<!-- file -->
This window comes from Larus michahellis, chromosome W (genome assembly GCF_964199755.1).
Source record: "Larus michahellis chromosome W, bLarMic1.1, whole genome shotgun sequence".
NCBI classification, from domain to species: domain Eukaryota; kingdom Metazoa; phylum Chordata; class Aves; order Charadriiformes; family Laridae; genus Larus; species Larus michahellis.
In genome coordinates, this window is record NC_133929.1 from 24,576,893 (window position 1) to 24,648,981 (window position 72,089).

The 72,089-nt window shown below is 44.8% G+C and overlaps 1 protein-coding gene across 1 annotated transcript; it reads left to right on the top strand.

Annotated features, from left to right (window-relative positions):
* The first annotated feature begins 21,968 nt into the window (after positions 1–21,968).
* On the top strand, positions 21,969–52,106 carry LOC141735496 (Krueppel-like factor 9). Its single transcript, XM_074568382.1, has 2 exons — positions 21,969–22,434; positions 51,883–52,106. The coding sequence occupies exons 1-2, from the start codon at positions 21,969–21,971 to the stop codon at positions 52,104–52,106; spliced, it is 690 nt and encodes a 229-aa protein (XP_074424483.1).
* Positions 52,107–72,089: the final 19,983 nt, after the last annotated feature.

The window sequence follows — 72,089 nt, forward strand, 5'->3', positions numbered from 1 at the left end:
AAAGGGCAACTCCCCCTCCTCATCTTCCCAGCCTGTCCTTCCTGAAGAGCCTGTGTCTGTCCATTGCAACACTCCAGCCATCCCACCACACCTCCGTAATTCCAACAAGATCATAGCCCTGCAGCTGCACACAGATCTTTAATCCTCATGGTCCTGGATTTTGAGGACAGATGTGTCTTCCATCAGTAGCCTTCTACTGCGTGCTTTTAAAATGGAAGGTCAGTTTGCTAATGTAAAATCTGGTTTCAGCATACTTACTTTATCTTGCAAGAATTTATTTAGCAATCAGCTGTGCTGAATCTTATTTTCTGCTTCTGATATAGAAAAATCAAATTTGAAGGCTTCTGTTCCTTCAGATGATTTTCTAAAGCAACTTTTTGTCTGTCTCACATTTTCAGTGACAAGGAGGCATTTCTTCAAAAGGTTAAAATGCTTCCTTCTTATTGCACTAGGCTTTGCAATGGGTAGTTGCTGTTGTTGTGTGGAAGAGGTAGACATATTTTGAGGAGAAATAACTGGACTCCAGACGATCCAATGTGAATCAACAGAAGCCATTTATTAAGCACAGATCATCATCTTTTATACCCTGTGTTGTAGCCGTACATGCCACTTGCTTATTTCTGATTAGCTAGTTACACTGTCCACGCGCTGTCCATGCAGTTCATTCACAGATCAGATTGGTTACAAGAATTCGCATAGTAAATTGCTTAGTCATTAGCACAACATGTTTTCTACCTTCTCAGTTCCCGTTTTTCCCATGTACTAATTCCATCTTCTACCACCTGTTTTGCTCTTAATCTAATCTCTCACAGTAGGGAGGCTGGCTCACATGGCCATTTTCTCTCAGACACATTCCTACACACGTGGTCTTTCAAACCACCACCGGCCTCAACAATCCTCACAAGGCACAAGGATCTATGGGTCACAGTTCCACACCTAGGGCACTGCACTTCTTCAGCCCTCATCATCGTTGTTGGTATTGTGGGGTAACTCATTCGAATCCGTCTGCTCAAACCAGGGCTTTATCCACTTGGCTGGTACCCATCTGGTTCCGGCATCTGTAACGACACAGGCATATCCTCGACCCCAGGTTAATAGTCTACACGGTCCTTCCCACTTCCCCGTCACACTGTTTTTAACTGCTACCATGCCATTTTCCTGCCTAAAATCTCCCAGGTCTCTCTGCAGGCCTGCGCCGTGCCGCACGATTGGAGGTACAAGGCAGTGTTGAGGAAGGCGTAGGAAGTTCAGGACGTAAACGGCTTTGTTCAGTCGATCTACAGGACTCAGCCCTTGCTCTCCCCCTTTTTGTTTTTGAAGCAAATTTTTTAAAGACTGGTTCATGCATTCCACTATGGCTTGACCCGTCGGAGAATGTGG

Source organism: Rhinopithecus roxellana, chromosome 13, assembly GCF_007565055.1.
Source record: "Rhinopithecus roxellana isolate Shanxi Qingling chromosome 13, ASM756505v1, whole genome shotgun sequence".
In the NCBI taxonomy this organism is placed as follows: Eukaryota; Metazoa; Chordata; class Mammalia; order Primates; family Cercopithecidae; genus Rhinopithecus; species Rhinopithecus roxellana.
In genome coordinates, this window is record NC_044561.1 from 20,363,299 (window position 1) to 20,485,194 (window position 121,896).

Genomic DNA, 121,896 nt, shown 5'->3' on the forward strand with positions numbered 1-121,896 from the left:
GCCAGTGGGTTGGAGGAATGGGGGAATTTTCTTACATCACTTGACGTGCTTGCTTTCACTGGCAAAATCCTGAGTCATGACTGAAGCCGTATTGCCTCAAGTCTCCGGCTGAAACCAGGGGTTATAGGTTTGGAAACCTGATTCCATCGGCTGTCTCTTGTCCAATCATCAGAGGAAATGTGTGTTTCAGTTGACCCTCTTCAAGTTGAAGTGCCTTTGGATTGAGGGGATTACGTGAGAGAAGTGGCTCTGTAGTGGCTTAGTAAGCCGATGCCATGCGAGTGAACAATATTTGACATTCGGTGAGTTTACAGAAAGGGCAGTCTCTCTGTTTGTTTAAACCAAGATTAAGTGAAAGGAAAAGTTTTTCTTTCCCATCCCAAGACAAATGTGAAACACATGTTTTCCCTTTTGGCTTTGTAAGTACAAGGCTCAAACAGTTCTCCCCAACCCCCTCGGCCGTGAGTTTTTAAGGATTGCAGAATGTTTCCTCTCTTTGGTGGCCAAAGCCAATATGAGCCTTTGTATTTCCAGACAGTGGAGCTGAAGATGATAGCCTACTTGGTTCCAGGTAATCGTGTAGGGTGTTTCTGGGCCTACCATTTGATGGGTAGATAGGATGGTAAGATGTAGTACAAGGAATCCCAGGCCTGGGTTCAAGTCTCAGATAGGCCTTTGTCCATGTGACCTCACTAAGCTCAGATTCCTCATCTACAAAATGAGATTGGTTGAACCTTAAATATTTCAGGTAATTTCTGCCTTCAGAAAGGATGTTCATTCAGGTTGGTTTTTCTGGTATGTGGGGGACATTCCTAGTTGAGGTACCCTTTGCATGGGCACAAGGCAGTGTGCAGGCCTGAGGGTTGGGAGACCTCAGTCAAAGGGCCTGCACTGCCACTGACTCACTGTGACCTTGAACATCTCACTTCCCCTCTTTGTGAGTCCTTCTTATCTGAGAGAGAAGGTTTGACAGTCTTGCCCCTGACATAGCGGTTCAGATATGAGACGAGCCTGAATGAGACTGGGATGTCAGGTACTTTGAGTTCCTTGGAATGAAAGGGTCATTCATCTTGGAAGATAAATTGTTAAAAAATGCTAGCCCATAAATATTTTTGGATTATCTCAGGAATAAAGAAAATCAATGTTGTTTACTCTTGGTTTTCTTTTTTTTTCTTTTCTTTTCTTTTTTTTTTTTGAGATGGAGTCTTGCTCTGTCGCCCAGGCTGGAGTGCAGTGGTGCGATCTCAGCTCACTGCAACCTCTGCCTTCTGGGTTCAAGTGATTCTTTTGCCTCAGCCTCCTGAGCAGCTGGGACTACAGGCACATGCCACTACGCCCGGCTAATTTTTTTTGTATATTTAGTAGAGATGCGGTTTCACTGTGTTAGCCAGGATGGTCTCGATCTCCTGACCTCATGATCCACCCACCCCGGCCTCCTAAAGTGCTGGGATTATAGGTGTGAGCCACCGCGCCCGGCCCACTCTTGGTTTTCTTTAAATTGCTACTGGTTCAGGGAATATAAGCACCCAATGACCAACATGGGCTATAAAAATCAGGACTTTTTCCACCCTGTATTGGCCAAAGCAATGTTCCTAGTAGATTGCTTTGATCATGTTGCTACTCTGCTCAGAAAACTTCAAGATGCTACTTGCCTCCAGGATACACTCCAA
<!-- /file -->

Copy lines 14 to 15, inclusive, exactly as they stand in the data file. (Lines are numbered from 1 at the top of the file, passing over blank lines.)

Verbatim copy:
In the NCBI taxonomy this organism is placed as follows: Eukaryota; Metazoa; Chordata; class Mammalia; order Primates; family Cercopithecidae; genus Rhinopithecus; species Rhinopithecus roxellana.
In genome coordinates, this window is record NC_044561.1 from 20,363,299 (window position 1) to 20,485,194 (window position 121,896).